A review of ‘Motivated Numeracy and Enlightened Self-Government’ by Dan Kahan, Ellen Peters, Erica Dawson and Paul Slovic, for Behavioural Public Policy.
By Elke U. Weber – Princeton University
Back in 1984 in a paper entitled ‘Combine and Conquer,’ I argued that two analytic approaches typically used in isolation could and should be used in combination to better understand people’s interpretation of the concept of risk. Since then I have been advocating for collaboration rather than competition between disciplines, be they the physical and social sciences who can better address global environmental challenges while acknowledging and complementing their respective contributions, or psychology and economics whose respective descriptive versus normative framework of studying choice are both essential inputs to effective prescriptions for better decision making.
Today, I appeal to the authors of this paper not to create false dichotomies. Both cognitive and social psychology make important and valid contributions to our understanding of the public response to risks. Diminishing one to augment the other is counterproductive and unnecessary. The authors assert that “the number of plausible explanations for persistent public controversy over risks and other policy-relevant facts exceeds the number that can actually be true.” The truth of this statement may well depend on the definition of “plausible,” but I argue that the statement is actually proven false by the authors’ own data for the two specific explanations they set out to test.
Even for the narrow context studied (namely covariation assessment, far removed from the task of accurately assessing and responding to personal or societal risks to which the authors at least implicitly wish to extend their conclusions), the data are instead consistent with a different claim, namely that strong behavioral phenomena like covariation assessment, hindsight bias, status-quo bias, or disagreements about the seriousness of risks tend to be strong and stable across respondents and contexts because they have multiple determinants. Thus it makes neither intellectual nor practical sense to pitch cognitive against motivational explanations, as both the how and the why of judgments and decisions matter.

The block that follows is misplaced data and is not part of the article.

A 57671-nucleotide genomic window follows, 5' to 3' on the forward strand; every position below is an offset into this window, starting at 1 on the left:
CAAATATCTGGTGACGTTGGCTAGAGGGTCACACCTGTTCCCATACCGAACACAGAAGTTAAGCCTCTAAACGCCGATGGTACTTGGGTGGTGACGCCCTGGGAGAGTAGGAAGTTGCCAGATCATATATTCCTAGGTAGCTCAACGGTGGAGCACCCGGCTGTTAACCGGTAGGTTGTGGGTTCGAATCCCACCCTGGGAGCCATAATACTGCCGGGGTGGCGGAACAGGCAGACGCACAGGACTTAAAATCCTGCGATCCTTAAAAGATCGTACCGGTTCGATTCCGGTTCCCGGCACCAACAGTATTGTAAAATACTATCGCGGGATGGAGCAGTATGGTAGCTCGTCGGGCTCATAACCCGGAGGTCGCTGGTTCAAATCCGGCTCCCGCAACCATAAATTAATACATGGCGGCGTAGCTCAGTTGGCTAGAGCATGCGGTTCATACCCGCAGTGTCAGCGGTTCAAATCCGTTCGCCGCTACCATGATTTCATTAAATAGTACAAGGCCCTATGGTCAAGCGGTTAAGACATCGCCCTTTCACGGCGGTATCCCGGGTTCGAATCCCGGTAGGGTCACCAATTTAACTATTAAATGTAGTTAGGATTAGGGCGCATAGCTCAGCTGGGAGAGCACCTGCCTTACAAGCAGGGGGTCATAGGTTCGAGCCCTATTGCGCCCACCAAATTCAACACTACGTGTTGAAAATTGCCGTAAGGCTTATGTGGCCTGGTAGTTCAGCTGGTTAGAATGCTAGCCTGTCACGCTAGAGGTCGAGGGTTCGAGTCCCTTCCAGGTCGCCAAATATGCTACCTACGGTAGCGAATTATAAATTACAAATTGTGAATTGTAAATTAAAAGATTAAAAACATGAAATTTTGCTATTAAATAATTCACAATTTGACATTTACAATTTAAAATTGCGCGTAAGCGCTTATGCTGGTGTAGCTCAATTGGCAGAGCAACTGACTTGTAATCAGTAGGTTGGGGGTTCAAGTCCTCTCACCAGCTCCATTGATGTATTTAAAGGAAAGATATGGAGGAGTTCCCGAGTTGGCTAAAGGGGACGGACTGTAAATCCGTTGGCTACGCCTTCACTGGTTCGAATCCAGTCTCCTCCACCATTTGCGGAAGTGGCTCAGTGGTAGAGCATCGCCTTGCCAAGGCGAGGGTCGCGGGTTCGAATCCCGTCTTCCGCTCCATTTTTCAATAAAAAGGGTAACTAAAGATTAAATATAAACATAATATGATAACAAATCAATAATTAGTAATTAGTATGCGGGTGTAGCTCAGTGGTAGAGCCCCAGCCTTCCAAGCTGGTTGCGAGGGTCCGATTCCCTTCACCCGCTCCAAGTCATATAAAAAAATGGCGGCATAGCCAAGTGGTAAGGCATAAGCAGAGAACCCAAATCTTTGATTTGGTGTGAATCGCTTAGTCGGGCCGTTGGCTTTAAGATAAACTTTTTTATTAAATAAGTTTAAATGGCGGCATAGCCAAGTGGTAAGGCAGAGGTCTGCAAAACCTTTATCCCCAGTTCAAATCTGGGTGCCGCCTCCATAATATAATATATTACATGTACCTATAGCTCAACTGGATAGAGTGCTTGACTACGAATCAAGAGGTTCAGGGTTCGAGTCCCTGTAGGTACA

Respondents in this study were asked to decide whether an intervention was helpful or harmful. A 2×2 table provided them with a count of both treated and untreated units that showed either better or worse outcomes. In one version of the task those counts indicated that the intervention was helpful, in the other version that it was harmful. On top of that, the intervention was either use of a new skin cream that would make a person’s rash better or worse or a ban on carrying concealed handguns in public that would make a city’s crime rate decrease or increase. Respondents evaluated the 2×2 table of counts provided to them under one of the four scenarios, indicated whether they thought that the treatment had been helpful or harmful, and then provided demographic information including their political orientation and level of numeracy.